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Jennifer Hays, Ritterband, Salomé:Tracking Indigenous Heritage. Ju/’Hoansi San Learning, Interpreting, and Staging Tradition for a Sustainable Future in Cultural Tourism in the Tsumkwe District of Namibia. Zürich: LIT, 2018. 291 pp. ISBN 978-​3-​643-​90976-​3. (Legal Anthropology and Indigenous Rights, 3) Price: € 29,90 in:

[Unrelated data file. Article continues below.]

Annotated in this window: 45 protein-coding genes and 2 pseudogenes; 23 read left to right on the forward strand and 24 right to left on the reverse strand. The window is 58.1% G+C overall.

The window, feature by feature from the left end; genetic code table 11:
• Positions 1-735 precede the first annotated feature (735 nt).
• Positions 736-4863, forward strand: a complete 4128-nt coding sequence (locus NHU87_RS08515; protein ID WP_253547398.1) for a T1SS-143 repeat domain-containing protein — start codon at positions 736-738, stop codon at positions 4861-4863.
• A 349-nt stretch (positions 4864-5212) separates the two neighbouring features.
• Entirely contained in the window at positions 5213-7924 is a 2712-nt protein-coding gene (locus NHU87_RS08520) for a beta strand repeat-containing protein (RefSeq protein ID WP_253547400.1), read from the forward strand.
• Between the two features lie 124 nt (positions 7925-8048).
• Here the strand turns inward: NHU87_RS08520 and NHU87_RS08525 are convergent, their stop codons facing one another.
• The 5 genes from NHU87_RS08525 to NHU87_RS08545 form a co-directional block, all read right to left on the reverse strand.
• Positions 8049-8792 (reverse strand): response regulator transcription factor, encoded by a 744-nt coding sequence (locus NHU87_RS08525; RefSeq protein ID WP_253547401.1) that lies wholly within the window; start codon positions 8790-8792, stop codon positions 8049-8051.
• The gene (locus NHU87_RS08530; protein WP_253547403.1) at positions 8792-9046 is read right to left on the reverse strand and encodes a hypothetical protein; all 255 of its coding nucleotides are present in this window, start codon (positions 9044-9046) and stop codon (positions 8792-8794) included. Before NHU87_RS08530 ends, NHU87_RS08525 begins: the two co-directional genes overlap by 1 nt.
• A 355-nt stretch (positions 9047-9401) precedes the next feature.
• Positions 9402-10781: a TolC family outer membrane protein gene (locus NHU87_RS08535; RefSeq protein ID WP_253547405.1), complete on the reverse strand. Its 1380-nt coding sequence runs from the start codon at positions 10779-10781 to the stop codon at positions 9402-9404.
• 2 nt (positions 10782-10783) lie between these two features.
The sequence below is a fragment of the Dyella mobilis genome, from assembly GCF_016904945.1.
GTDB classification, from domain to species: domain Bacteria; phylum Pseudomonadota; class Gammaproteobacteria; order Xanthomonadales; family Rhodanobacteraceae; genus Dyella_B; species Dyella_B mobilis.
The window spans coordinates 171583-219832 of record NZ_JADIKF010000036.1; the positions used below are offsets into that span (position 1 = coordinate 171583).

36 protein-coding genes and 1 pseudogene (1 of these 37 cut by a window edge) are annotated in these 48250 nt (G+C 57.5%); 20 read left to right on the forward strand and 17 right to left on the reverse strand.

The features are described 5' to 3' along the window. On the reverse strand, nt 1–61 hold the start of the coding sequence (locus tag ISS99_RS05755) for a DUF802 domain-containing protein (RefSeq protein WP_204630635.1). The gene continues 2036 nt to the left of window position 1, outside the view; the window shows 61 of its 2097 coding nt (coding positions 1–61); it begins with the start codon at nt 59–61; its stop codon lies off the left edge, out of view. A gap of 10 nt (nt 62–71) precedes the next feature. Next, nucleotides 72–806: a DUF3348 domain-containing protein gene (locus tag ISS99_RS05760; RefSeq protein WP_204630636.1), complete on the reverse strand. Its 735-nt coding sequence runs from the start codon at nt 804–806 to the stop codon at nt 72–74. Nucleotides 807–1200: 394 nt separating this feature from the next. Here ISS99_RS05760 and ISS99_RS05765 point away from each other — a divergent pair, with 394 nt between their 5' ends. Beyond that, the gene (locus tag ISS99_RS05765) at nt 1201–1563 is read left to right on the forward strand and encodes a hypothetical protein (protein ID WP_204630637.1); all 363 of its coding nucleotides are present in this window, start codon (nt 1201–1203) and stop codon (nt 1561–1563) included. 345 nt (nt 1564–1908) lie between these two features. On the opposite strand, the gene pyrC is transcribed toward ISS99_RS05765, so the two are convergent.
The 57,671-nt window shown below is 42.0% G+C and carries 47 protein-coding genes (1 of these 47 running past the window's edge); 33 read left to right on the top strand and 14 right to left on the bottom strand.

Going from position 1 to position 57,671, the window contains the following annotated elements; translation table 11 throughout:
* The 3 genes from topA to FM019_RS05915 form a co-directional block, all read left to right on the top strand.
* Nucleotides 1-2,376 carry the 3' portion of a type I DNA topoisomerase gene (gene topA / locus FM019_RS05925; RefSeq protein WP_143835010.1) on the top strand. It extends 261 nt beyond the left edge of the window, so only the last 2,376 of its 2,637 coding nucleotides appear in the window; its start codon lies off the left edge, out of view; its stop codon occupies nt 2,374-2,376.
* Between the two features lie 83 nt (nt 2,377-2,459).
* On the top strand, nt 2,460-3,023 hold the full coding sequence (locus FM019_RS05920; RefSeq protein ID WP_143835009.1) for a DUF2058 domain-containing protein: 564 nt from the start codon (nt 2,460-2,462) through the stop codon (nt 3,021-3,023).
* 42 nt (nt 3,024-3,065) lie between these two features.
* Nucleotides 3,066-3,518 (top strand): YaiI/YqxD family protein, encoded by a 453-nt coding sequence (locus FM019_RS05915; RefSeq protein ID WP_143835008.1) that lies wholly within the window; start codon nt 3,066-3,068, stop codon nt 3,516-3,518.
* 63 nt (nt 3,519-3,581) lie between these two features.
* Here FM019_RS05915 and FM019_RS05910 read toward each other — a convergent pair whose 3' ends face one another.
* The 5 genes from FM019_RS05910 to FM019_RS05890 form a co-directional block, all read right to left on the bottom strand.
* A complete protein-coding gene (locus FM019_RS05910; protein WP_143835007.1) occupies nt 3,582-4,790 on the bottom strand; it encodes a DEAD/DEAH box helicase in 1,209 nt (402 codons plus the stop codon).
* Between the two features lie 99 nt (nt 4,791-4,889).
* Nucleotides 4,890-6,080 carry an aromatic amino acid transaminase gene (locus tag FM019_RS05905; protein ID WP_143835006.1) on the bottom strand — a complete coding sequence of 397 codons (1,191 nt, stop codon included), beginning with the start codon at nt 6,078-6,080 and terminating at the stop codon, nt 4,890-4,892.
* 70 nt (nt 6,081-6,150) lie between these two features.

Anthropos, page 263 - 264

Anthropos, Volume 115 (2020), Issue 1, ISSN: 0257-9774, ISSN online: 0257-9774, https://doi.org/10.5771/0257-9774-2020-1-263